What's the best way to get MS Office for the home these days?

Discussion in 'NZ Computing' started by John Little, Apr 6, 2014.

  1. John Little

    John Little Guest

    Hi all

    I'm helping a neighbour set up a new computer, and she wants Word, Outlook,
    Excel and Powerpoint. I'd have thought that Office 365 Home Premium was it
    but that's $165 *per year*, or $16 per month, according to
    office.microsoft.com. Ouch. Any ideas? I use FOSS software myself.
     
    John Little, Apr 6, 2014
    #1
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  2. John Little

    Malcolm Guest

    Hi
    The online version is free?
    http://www.cbsnews.com/news/new-office-online-suite-lets-you-work-online-for-free/
    https://www.office.com/start/default.aspx

    Else pay's your money or use LibreOffice?
     
    Malcolm, Apr 6, 2014
    #2
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  3. The easiest way is for them to work for an organisation that has paid for the
    "MS at home" thing (think that's what they call it ?). That way you can get a
    download for a few $$ with all the things you need for as long as they work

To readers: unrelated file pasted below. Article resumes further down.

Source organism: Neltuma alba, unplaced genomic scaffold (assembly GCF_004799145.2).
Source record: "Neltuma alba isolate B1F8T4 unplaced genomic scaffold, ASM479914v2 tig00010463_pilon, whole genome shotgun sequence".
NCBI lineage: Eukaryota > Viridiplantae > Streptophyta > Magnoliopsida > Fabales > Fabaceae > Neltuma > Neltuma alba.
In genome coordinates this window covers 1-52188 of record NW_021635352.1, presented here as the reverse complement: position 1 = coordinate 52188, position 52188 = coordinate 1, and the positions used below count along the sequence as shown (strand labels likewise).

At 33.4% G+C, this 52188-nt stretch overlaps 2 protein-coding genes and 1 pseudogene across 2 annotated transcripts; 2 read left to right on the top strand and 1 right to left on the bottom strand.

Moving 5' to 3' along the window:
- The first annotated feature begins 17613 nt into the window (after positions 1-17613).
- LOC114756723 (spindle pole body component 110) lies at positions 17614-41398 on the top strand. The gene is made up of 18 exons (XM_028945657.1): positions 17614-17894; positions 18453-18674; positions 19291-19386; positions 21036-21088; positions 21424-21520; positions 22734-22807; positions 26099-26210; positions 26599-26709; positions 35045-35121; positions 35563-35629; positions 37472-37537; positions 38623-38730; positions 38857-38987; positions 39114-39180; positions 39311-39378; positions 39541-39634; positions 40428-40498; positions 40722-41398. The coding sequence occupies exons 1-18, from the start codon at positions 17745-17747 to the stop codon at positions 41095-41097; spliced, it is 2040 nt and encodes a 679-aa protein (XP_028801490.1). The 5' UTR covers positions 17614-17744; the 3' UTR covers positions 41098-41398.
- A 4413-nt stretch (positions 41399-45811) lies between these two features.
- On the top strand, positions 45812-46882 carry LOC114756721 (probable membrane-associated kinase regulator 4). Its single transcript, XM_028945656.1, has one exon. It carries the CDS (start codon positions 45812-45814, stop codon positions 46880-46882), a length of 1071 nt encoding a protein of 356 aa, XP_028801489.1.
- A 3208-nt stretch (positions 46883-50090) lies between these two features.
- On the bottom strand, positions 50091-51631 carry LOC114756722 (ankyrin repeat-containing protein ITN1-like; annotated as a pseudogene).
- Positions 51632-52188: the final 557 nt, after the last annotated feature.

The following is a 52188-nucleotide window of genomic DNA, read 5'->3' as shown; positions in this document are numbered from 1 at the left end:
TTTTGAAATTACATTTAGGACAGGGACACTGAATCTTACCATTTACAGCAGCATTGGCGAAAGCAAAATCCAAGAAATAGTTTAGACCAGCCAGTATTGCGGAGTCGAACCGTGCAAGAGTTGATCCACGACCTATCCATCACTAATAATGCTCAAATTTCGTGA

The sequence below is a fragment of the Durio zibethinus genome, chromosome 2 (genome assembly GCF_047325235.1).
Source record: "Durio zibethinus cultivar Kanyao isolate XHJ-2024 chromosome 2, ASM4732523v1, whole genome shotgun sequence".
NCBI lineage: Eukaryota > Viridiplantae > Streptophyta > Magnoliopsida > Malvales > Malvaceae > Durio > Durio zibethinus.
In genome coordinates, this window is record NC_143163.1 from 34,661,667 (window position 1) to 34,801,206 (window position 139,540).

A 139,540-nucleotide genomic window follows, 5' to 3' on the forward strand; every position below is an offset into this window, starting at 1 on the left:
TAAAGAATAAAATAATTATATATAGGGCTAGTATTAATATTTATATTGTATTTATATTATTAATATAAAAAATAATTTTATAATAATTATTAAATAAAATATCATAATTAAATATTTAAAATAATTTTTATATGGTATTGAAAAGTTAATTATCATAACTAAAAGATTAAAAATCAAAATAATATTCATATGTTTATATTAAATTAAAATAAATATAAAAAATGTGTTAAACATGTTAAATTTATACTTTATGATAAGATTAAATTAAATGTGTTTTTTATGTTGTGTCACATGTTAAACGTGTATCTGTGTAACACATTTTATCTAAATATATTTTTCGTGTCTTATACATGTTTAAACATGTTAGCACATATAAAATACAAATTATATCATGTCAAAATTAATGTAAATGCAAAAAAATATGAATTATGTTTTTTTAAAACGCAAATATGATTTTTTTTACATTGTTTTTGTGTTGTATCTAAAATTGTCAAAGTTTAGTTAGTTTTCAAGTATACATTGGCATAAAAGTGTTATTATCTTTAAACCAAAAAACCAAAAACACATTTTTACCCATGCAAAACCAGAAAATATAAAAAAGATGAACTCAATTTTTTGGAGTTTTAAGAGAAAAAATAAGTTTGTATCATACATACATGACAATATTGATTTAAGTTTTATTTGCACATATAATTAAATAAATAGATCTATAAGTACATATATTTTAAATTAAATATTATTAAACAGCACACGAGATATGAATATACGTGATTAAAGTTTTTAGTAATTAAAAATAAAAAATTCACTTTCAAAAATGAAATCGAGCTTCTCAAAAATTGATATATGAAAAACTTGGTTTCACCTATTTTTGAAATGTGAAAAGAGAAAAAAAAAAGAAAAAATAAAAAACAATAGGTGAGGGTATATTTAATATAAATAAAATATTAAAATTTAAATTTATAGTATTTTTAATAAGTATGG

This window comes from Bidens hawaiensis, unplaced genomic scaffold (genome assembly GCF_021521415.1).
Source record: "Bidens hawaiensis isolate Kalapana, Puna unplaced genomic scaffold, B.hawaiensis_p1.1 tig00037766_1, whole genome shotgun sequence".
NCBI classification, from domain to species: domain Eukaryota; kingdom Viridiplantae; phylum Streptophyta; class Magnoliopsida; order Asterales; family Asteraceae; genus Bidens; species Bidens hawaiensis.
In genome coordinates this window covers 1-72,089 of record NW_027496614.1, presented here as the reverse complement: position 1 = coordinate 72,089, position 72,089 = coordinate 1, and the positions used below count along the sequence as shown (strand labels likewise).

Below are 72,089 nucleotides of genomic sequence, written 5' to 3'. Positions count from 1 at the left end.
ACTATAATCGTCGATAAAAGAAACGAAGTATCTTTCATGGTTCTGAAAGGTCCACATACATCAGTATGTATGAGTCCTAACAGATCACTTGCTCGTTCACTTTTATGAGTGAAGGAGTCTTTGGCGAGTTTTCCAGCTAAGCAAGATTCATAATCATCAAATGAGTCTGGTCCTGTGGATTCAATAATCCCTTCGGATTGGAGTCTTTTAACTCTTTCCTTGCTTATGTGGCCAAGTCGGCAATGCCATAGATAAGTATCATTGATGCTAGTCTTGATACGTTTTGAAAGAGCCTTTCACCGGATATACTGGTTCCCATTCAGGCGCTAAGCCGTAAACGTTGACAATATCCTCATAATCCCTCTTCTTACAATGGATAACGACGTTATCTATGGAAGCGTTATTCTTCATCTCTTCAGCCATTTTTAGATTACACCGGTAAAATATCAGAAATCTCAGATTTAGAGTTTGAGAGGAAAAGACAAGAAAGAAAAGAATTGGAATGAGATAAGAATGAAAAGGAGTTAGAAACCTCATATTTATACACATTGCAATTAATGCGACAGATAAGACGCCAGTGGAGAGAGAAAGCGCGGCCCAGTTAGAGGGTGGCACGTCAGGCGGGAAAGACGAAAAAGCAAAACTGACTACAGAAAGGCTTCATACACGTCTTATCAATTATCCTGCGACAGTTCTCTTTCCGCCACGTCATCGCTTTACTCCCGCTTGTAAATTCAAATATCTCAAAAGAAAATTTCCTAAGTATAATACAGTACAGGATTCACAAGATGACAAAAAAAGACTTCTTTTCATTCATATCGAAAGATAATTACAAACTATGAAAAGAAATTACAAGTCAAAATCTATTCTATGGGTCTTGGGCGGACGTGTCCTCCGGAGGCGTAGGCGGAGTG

there.

    That typed, try the open office/libre office versions first and get out from
    under MS. :)
     
    Bruce Sinclair, Apr 7, 2014
    #3
  4. John Little

    John Little Guest

    Yes, I'll be exploring that possibility, thank you.
     
    John Little, Apr 7, 2014
    #4
  5. John Little

    John Little Guest

    Outlook is the main stated requirement, unfortunately.
     
    John Little, Apr 7, 2014
    #5
  6. John Little

    Your Name Guest

    You could buy Outlook separately and use one of the free Office-style
    options for everything else. It really depends on how compatible they
    need to be with work using proper Microsoft Office (i.e. simple
    documents could use anything, but complex documents or Access databases
    will need the proper Microsoft Office software).
     
    Your Name, Apr 7, 2014
    #6
  7. John Little

    Dave Taylor Guest

    Thunderbird with IMAP and the Lightning add on might still meet the needs.
    Sometimes people who say they "need" something don't "require" it.
    However, not a big deal if they are going to pay either way for your
    services.
     
    Dave Taylor, Apr 7, 2014
    #7
  8. John Little

    Enkidu Guest

    I can't see any reason for that other than that they want to connect to
    Exchange.

    The only thing worse than Outlook is/was Groupwise. Shudder! I still
    have the nightmares!

    Cheers,

    Cliff
     
    Enkidu, Apr 7, 2014
    #8
  9. John Little

    John Little Guest

    Thanks, all, for your replies.

    My neighbour has a sick laptop running windows XP and has bought a new
    windows 8 desktop. The laptop has Office 2007 installed and she uses
    Outlook a lot for work and personal stuff. She can't (or doesn't want to
    try to) find the install disks for the Office 2007, and if the latest